As I generally do prior to reading any book, I take a glance at the dustjacket blurb, both for the basic outline of what it is I'm about to read and for information about the author, as well as the translator if there is one. I got a bit of a jolt this time around -- there's the normal bit about the author, Shokoofeh Azar, saying that she moved to Australia in 2001 as a political refugee, but the surprise is that the translator's name has not been provided, "for reasons of safety and at the translator's request." After reading what's in this book, I'm not surprised, but to the anonymous translator: thank you and well done.
Europa Editions, 2020
originally published 2017
"Drawing on techniques of classic Persian literature, and recalling aspects of South American magic realism, Azar powerfully juxtaposes the beauty of Persian culture and mythology with the brutality of a political regime responsible for the destruction of so many lives."The story begins in 1979 and plays out amidst the backdrop of the Islamic Revolution, following the lives of a family from Tehran who become caught in its wake and decide to flee, wanting only to "disappear in silence." They make their way to remote Razan, where the father, Hushang, sees the "calm eyes of the villagers" and knows they're at the "safe place where we were meant to be." What they don't know at the time is that this place, where as the dustjacket blurb notes, they were "hoping... to preserve both their intellectual freedom and their lives," will not stay remote for long, as the revolution will eventually make it way there as well, nine years later in 1988. As it happens, in August 1988, at 2:35 p.m. Roza, the mother in this family, "attained enlightenment" as she sat "atop the grove's tallest greengage plum tree" overlooking the village. Not so coincidentally, 1988 was the year of the "prison massacres" (which, as of 2018 the government of Iran had still not acknowledged); it was the very moment of her own son Sohrab's execution, in which he was
"hanged without trial and unaware he would be buried en masse with hundreds of other political prisoners early the next morning."The story is narrated by Bahar, one of the two daughters in this family, and reveals the impact that events during this decade had on this family. The fact that she is a ghost (not a spoiler since it's also on the dustjacket blurb) is not so extraordinary in this book -- as the author stated in an interview at the LA Review of Books,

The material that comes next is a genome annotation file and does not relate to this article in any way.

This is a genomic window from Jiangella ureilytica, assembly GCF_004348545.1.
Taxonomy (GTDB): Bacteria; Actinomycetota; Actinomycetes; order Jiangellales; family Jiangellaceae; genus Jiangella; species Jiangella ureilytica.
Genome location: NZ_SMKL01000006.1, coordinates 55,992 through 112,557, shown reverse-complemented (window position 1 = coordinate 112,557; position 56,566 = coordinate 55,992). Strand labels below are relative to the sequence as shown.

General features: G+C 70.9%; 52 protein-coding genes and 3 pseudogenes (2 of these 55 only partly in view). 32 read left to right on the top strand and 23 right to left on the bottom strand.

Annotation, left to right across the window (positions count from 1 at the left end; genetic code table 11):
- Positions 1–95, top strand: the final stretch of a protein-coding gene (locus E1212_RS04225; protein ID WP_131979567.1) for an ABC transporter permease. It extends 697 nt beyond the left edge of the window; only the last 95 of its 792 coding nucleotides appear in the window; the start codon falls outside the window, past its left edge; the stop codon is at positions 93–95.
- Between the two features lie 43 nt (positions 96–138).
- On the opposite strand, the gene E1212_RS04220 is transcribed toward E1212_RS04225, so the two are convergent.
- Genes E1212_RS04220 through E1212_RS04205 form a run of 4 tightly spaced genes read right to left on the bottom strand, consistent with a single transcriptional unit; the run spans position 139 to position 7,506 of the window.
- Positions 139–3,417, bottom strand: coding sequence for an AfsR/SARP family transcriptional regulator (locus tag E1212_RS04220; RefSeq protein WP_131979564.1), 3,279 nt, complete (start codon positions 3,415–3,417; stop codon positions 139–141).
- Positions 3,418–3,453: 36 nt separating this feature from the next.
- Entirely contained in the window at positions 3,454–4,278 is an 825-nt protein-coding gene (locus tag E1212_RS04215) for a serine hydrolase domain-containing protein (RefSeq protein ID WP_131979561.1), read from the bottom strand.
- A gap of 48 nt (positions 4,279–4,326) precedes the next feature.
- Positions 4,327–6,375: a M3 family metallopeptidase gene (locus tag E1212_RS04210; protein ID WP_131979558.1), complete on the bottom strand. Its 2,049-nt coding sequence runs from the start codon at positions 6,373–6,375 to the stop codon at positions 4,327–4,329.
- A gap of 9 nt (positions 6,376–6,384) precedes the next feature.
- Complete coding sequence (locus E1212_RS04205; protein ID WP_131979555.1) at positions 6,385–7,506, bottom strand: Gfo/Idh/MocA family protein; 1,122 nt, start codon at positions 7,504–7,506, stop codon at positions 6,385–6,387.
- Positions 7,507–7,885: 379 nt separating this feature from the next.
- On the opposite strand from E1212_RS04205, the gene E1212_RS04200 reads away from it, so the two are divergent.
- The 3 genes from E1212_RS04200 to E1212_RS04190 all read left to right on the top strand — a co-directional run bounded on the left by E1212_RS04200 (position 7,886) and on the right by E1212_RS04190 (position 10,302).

"People of old or ancient cultures sometimes seek the metaphysical solution for realistic problems. And it has nothing to do with superstition or religion. If you learn to look at these beliefs in the right way and deeply, you can find the roots of myths, and important and beautiful meaning in these beliefs."In Azar's telling, the forests around the village of Razan are filled with ghosts as well as jinns and other spirits; the village is plagued by different events including a black snowfall and an overflowing river of tears spilled from the eyes of ghosts, and Beeta, Bahar's sister, will go on to become a mermaid, among other sorts of mystical occurrences. Quite honestly, it all seems perfectly natural to these people, which is why I didn't even bother to question these more fantastical elements -- here they are interacting with and dealing with their world in their own way.
While it is often emotionally tough to read, The Enlightenment of the Greengage Tree addresses not just the horrors of this particular decade but also what it takes in order to survive through the worst. It deals with grief and loss, seeking and finding, life and love. It is a most original and powerful book that I will probably never forget, almost dreamlike in the telling. You will have to wind your way through the elements of magical realism to keep a chronological eye on the narrative, but as you do so, savor the time you spend there.
Most likely not a book that everyone will like, but for me, it's now of one my favorites of 2020. I loved this book. Absolutely.
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